Who am I? -- Displaying your first and last name as a write and writeline operation.
    Name Art -- Using writeline operations to display an ASCII art version of your name
    Oblio's Dog -- Using Turtle graphics, draw an arrow
    FreeStyle -- Using every turtle operation at least once, create your own design
    Making Variables -- Follow the descriptions to store values in variables (simple practice)
    Variables In Use -- Store favorite song, move, etc in variables; then display the values.
    Circling -- Store pi and radius in variables; use the values to find area and circumference
    Music Survey -- Use read and readnumber to ask about music tastes; display the results
    How Hot is Hot -- Read temp in Fahrenheit from user, display the conversion to Celsius
    Boxing -- Ask user for size, using the turtle commands to draw a box of entered size
    Madlibs -- Ask user for parts of speech; display a story created from them
    Calculated -- Simple practice using the operations of the Math object
    Hypotenuse of a Triangle -- Ask user for two sides; calculate and display the third
    Decisions -- Simple practice using the If statement
    More Boxing -- Rework of boxing, displaying an error message if box size is too big
    Heads or Tails -- Ask the user to choose, randomly do a coin toss; match, user wins
    Hello Mr. Computer -- Mock chat; questions, answers, Ifs for different responses.
    Rock-Paper-Scissors -- Ask user to choose, randomly pick; match one of nine endings
    Going Places -- Given a poem that displays out of order, add Gotos to display right
    Saturday, April 18, 2009 12:11 AM
  • Fist, put your students to the task of doing a little guess-a-number-game: The program makes up some random number without revealing it, then lets the user enter guesses at what that number, each time reporting whether the guess was above or below the "secret" random number. The game ends when the user manages to guess the right number.
    This should all be well within "reach" of students who've been introduced to basic input/output through the textwindow, if/then-decisions, and goto.

    When they've got that up and running and test and play with it, some may come up with a smart strategy (halfway approximation), that ensures a "victory" within a few guesses. So the next challenge is to put this strategy into a new program in which the user chooses a secret number, and has the computer guess at it.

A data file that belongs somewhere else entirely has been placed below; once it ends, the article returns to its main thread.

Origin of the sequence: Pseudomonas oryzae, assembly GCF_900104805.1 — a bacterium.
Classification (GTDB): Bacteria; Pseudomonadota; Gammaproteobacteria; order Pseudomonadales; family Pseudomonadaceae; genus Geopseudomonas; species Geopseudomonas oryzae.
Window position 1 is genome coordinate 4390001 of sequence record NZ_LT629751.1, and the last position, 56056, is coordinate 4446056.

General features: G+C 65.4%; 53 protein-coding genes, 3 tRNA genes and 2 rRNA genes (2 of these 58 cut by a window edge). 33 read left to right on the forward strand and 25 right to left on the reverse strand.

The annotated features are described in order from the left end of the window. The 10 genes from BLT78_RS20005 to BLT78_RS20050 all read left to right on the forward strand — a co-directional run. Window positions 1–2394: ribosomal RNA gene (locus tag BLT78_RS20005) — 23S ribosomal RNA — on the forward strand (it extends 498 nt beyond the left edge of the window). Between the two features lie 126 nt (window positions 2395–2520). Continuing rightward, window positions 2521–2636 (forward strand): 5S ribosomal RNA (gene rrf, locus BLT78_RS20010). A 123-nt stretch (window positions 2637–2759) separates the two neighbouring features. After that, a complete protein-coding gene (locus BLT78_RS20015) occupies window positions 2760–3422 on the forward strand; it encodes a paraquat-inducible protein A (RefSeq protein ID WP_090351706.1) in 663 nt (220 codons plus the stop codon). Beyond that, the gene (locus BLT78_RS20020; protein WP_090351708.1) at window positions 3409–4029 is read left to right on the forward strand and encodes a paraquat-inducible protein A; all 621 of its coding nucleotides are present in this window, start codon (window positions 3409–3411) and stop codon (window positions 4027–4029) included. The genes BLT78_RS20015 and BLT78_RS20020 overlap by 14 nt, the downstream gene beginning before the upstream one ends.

The next step is to turn the computer-guesses-the-secret-number program, into a program that uses the same strategy to solve those "nasty" equations where you can't just isolate the "x" on one side and get a closed-form answer.
    38911 BASIC bytes free...
    Saturday, April 18, 2009 9:26 AM
  • Coding Cat

    I have posted my assignments in a Skydrive public folder.  Let me know if the Skydrive is accessable.  i have never used it before and there is a lack of help or directions for idiots.

    http://cid-c10376c3512f464d.skydrive.live.com/browse.aspx/.Public
    Monday, April 20, 2009 4:13 PM
  • Thank you kindly, I managed to grab copies of the files without a problem. I will return the favor first chance I have.
    Monday, April 20, 2009 5:31 PM
  • thank you very much sir :D
    Wednesday, April 22, 2009 8:59 PM
  • Hello Coding Cat,

    You said " all projects are assigned, and solutions are submitted through Moodle ". is there a link to go there?

    Thank you,

    Yasser
    Yasser Jamil
    Monday, April 27, 2009 12:18 PM
  • Hi, I'm a beginner and I recently created a pretty cool drum machine using colored balls, recorded on a webcam. I got the idea from a YouTube video. Search for Gumball Drum Machine and you should find it. I thought it was a cool project and would recommend it for any beginners...
    Friday, April 29, 2011 7:23 PM